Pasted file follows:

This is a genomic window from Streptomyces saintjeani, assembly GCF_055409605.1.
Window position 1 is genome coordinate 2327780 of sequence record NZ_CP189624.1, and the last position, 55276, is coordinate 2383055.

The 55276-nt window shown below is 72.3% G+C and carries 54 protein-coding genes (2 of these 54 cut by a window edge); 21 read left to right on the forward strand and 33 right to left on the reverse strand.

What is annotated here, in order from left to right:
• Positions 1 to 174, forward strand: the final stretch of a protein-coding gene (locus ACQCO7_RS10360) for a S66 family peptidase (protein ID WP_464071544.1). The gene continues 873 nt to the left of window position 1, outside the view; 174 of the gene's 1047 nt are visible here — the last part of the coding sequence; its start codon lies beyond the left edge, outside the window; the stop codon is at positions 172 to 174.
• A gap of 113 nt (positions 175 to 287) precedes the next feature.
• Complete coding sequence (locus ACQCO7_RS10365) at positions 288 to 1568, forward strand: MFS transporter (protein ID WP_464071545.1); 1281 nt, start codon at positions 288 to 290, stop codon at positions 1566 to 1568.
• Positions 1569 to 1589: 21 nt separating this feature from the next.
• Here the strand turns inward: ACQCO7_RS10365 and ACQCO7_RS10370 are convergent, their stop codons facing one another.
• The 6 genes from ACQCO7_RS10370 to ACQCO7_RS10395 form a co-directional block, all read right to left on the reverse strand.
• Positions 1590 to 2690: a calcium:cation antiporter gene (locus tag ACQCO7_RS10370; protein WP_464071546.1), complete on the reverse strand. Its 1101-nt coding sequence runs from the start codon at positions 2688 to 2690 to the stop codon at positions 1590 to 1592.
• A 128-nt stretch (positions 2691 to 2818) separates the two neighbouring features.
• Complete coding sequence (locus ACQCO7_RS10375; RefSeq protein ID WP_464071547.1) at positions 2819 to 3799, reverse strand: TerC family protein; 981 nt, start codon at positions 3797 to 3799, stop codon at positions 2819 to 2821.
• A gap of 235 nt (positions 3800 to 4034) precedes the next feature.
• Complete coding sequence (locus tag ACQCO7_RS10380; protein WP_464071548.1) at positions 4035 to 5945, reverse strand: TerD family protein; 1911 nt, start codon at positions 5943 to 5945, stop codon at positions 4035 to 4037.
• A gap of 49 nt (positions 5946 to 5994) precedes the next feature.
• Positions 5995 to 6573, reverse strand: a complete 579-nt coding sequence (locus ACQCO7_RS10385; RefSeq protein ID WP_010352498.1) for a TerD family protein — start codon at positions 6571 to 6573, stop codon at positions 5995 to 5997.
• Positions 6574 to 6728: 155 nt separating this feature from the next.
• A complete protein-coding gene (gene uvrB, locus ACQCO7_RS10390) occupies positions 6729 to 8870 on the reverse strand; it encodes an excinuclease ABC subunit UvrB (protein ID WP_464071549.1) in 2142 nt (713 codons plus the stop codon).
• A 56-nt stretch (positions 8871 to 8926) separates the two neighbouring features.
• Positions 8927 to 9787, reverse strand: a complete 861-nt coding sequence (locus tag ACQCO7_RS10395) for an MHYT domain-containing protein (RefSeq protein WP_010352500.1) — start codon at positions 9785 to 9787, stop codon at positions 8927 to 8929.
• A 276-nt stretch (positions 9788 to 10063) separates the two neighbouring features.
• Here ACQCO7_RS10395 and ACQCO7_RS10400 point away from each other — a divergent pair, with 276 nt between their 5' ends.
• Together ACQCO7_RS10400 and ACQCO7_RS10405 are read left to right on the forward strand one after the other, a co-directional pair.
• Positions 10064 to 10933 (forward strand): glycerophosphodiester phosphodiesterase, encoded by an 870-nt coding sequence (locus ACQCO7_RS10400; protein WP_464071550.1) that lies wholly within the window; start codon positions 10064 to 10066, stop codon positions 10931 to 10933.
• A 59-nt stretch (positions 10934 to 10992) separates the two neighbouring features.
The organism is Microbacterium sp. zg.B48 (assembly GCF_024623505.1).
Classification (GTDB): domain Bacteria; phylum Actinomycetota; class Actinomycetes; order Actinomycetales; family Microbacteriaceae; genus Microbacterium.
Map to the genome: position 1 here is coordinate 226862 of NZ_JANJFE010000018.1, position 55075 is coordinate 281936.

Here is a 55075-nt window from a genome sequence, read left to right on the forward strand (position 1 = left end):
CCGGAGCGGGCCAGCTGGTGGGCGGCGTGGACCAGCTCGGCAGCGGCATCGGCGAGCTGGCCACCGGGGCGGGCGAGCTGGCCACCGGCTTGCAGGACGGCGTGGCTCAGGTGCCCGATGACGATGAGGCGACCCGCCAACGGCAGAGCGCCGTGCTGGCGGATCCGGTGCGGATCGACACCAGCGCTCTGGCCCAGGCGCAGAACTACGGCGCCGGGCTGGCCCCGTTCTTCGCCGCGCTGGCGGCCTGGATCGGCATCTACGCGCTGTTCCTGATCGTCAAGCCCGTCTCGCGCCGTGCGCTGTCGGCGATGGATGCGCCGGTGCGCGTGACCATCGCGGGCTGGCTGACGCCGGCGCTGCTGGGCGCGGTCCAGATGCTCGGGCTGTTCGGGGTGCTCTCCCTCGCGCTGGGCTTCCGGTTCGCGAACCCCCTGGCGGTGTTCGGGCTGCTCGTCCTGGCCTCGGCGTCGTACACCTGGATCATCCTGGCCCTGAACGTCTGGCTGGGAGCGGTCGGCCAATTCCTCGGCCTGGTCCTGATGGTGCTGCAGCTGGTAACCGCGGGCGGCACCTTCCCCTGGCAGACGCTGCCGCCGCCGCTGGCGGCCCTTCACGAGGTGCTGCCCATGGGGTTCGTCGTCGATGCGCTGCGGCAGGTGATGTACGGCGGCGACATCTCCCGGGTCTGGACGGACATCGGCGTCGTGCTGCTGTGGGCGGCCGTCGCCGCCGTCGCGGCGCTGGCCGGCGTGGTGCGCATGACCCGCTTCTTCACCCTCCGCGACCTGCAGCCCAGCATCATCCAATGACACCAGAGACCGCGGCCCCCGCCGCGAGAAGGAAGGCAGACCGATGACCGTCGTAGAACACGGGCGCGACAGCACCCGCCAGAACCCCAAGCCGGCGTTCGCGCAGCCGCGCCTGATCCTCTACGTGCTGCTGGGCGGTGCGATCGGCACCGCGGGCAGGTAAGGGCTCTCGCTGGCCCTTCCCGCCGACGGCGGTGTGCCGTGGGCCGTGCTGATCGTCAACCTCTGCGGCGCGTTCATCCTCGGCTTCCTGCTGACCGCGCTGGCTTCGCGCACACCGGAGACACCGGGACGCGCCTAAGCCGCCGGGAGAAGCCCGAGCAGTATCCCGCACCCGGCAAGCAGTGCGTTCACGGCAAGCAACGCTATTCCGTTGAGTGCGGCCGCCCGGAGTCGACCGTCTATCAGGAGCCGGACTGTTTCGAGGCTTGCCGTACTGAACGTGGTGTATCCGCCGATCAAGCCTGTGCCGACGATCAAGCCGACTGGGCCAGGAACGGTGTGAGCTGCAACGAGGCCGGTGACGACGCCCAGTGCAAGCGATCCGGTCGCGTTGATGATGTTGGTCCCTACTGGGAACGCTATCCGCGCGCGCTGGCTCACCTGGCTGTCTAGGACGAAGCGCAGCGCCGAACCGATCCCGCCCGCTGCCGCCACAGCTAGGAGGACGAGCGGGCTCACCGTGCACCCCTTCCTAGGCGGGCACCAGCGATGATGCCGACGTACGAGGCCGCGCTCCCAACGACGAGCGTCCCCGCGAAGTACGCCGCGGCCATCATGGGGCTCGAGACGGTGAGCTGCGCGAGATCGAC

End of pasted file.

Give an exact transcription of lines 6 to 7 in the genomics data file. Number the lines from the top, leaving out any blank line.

• A gap of 113 nt (positions 175 to 287) precedes the next feature.
• Complete coding sequence (locus ACQCO7_RS10365) at positions 288 to 1568, forward strand: MFS transporter (protein ID WP_464071545.1); 1281 nt, start codon at positions 288 to 290, stop codon at positions 1566 to 1568.